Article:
Caribbean weather in May
By Ian Packham
With low season prices and good weather, May is a great month to book a holiday in one of the Caribbean’s many destinations. Islands in the north and south of the Caribbean Sea have temperatures that are unlikely to make visitors uncomfortable, while islands even further north such as Bermuda and the Bahamas are warming up.
The southern islands, including Barbados, St Lucia, Grenada and Tobago see slightly higher temperatures and humidity levels than their northern neighbours. In May, the peak daytime temperature is 31°C in Grenada for example. With daytime temperatures averaging a few degrees less, May is still a suitable time to enjoy the sun without having to endure excessive heat. May does begin to see an increase in humidity levels, but night-time temperatures of 23°C shouldn’t interfere with sleep. Rain is unlikely to alter any plans, with warm tropical showers adding to the experience.
The northern islands, such as Jamaica, the Cayman Islands, and Cuba have weather typified by that of the Dominican Republic, which is very similar to southern islands, with each day seeing an average eight hours of sunshine and daytime temperatures hitting a high of 31°C. The biggest difference is that the northern islands receive more rain, which if enjoying the 27°C temperatures of the sea hardly matters.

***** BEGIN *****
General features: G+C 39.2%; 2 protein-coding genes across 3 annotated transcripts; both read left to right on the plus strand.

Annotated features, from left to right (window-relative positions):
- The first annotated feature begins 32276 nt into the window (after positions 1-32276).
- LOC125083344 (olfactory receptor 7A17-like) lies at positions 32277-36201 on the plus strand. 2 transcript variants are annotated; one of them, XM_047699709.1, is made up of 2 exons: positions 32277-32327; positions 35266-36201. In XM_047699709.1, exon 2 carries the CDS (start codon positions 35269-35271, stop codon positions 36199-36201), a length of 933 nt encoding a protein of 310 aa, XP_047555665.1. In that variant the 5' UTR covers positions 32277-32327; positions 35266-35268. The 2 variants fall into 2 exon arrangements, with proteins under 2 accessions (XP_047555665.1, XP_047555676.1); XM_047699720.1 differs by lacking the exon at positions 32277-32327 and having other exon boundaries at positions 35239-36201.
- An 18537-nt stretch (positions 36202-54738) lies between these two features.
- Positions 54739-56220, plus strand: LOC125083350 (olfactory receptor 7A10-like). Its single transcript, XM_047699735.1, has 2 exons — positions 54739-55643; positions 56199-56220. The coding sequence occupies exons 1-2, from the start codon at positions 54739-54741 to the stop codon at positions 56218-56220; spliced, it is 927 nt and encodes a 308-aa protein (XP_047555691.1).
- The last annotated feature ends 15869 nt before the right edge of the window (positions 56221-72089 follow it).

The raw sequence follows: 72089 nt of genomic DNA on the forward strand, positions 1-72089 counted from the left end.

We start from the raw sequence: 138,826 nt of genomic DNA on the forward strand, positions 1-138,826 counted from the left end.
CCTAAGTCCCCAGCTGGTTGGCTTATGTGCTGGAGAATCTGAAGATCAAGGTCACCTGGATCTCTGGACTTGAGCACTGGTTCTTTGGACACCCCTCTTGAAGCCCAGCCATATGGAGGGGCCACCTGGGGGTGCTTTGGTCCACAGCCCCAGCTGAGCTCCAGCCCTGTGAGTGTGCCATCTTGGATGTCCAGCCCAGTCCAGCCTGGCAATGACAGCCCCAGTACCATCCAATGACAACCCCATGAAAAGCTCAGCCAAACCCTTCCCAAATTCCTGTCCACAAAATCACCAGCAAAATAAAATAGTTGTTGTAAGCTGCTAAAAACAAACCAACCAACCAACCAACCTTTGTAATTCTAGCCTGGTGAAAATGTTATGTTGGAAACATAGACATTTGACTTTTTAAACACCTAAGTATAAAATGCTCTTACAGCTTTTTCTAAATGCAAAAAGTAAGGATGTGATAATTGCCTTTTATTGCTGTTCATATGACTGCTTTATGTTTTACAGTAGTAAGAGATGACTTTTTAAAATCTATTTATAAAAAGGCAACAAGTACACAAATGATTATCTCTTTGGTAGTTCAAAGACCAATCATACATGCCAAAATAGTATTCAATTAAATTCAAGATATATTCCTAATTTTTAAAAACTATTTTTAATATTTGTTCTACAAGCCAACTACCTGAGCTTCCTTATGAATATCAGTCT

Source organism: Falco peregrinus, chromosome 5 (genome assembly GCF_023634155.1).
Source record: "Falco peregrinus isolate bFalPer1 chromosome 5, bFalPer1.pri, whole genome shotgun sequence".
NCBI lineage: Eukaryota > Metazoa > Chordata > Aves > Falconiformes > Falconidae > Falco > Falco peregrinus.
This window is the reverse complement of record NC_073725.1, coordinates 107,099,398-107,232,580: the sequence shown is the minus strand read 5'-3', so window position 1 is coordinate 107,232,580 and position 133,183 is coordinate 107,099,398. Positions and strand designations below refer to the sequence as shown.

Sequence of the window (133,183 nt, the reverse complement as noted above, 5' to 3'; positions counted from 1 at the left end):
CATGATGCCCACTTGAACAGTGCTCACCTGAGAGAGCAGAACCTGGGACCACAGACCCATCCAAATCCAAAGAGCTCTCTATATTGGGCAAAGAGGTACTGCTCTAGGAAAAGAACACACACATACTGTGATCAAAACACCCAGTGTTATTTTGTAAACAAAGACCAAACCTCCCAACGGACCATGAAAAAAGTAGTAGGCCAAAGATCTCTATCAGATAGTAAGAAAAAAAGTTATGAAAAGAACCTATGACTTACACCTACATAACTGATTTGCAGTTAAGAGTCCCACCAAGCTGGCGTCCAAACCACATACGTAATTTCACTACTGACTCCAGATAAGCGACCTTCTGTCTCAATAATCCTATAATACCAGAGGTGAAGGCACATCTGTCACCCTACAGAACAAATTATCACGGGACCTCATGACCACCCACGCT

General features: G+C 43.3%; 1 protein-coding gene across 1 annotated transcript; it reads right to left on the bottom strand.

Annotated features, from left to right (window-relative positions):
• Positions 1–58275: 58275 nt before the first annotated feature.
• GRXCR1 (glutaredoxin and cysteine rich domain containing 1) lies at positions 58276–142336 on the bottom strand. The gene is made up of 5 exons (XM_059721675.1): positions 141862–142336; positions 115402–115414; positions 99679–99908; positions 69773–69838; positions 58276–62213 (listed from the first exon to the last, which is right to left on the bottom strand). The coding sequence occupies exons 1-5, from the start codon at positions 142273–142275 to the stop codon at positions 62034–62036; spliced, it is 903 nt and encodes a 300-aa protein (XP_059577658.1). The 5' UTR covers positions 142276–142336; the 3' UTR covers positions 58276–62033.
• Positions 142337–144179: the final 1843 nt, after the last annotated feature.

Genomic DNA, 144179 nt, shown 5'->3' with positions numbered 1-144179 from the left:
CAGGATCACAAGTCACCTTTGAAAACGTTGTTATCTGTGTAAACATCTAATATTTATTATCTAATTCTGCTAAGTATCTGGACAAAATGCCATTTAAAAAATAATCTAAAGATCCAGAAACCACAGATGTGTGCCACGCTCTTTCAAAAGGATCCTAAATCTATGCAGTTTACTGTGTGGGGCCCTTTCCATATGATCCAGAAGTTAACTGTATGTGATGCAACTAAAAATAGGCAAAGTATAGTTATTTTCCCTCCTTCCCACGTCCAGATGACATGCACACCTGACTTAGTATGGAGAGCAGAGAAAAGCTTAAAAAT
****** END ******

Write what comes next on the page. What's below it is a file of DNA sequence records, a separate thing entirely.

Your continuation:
Bermuda and the Bahamas see some of the coolest temperatures during May due to their northerly locations. The Bahamas lie off the coast of Florida, while Bermuda sits 1800 miles from the US mainland. Temperatures still reach 24°C during the average eight hours of sunshine and 14 hours of daylight. UV levels remain high, and humidity non-existent. With temperatures reaching a low of 19°C at night, a light jumper might be needed for evening strolls along the beach. Sea temperatures reach 21°C.
May is also the time of the St Lucia Jazz festival with concerts across the island in the southern Caribbean, and batabano on the Cayman Islands in the north. A festival dating back to turtle-fishing season, it sees the island’s population take part in costumed street parades and parties.
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